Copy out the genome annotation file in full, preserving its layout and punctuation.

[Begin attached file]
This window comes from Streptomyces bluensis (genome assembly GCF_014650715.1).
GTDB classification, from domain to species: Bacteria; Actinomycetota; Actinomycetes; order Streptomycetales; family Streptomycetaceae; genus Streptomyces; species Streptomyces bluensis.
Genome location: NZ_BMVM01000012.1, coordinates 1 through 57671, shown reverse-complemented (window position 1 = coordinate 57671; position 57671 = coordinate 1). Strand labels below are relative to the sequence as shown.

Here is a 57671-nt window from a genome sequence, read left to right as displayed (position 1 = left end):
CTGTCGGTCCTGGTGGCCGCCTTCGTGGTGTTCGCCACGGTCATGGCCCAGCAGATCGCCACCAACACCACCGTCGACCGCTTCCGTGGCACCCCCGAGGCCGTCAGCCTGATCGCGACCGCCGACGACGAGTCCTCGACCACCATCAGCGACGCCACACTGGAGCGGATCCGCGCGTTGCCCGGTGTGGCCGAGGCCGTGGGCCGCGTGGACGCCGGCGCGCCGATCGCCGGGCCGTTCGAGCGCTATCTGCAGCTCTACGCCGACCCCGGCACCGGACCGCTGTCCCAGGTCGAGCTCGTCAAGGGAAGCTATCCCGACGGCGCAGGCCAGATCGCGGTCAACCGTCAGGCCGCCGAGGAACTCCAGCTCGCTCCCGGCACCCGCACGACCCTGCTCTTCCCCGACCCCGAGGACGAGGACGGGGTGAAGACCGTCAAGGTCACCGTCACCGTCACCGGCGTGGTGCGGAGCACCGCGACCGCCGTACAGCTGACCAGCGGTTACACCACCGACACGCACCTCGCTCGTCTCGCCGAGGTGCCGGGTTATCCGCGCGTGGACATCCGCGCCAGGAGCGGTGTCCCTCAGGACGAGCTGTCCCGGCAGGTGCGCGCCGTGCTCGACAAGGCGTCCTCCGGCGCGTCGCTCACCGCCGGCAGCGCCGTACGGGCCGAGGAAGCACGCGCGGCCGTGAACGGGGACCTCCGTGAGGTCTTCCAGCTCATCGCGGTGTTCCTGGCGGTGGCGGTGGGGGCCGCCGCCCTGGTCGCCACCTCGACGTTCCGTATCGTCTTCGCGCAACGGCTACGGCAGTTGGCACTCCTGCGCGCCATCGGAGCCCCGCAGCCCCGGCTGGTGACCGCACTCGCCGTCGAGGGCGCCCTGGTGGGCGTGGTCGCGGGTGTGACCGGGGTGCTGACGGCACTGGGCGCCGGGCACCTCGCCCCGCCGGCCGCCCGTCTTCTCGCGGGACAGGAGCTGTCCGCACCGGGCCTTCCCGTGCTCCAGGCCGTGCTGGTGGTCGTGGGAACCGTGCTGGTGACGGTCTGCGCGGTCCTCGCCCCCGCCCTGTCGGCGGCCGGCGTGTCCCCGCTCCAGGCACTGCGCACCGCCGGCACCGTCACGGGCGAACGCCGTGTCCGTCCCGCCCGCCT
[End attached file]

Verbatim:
This window comes from Streptomyces bluensis (genome assembly GCF_014650715.1).
GTDB classification, from domain to species: Bacteria; Actinomycetota; Actinomycetes; order Streptomycetales; family Streptomycetaceae; genus Streptomyces; species Streptomyces bluensis.
Genome location: NZ_BMVM01000012.1, coordinates 1 through 57671, shown reverse-complemented (window position 1 = coordinate 57671; position 57671 = coordinate 1). Strand labels below are relative to the sequence as shown.

Here is a 57671-nt window from a genome sequence, read left to right as displayed (position 1 = left end):
CTGTCGGTCCTGGTGGCCGCCTTCGTGGTGTTCGCCACGGTCATGGCCCAGCAGATCGCCACCAACACCACCGTCGACCGCTTCCGTGGCACCCCCGAGGCCGTCAGCCTGATCGCGACCGCCGACGACGAGTCCTCGACCACCATCAGCGACGCCACACTGGAGCGGATCCGCGCGTTGCCCGGTGTGGCCGAGGCCGTGGGCCGCGTGGACGCCGGCGCGCCGATCGCCGGGCCGTTCGAGCGCTATCTGCAGCTCTACGCCGACCCCGGCACCGGACCGCTGTCCCAGGTCGAGCTCGTCAAGGGAAGCTATCCCGACGGCGCAGGCCAGATCGCGGTCAACCGTCAGGCCGCCGAGGAACTCCAGCTCGCTCCCGGCACCCGCACGACCCTGCTCTTCCCCGACCCCGAGGACGAGGACGGGGTGAAGACCGTCAAGGTCACCGTCACCGTCACCGGCGTGGTGCGGAGCACCGCGACCGCCGTACAGCTGACCAGCGGTTACACCACCGACACGCACCTCGCTCGTCTCGCCGAGGTGCCGGGTTATCCGCGCGTGGACATCCGCGCCAGGAGCGGTGTCCCTCAGGACGAGCTGTCCCGGCAGGTGCGCGCCGTGCTCGACAAGGCGTCCTCCGGCGCGTCGCTCACCGCCGGCAGCGCCGTACGGGCCGAGGAAGCACGCGCGGCCGTGAACGGGGACCTCCGTGAGGTCTTCCAGCTCATCGCGGTGTTCCTGGCGGTGGCGGTGGGGGCCGCCGCCCTGGTCGCCACCTCGACGTTCCGTATCGTCTTCGCGCAACGGCTACGGCAGTTGGCACTCCTGCGCGCCATCGGAGCCCCGCAGCCCCGGCTGGTGACCGCACTCGCCGTCGAGGGCGCCCTGGTGGGCGTGGTCGCGGGTGTGACCGGGGTGCTGACGGCACTGGGCGCCGGGCACCTCGCCCCGCCGGCCGCCCGTCTTCTCGCGGGACAGGAGCTGTCCGCACCGGGCCTTCCCGTGCTCCAGGCCGTGCTGGTGGTCGTGGGAACCGTGCTGGTGACGGTCTGCGCGGTCCTCGCCCCCGCCCTGTCGGCGGCCGGCGTGTCCCCGCTCCAGGCACTGCGCACCGCCGGCACCGTCACGGGCGAACGCCGTGTCCGTCCCGCCCGCCT